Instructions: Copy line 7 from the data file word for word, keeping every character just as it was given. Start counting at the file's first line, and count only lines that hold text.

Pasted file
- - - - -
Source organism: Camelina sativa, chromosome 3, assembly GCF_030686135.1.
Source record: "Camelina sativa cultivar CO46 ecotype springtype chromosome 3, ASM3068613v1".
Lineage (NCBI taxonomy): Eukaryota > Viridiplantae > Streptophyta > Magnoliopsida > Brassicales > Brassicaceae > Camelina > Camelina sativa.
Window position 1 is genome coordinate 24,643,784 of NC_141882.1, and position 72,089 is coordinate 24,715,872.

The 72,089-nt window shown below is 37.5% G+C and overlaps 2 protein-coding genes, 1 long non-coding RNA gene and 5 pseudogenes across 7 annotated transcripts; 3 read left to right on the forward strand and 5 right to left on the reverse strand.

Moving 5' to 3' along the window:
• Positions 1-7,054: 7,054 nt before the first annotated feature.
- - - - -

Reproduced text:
• Positions 1-7,054: 7,054 nt before the first annotated feature.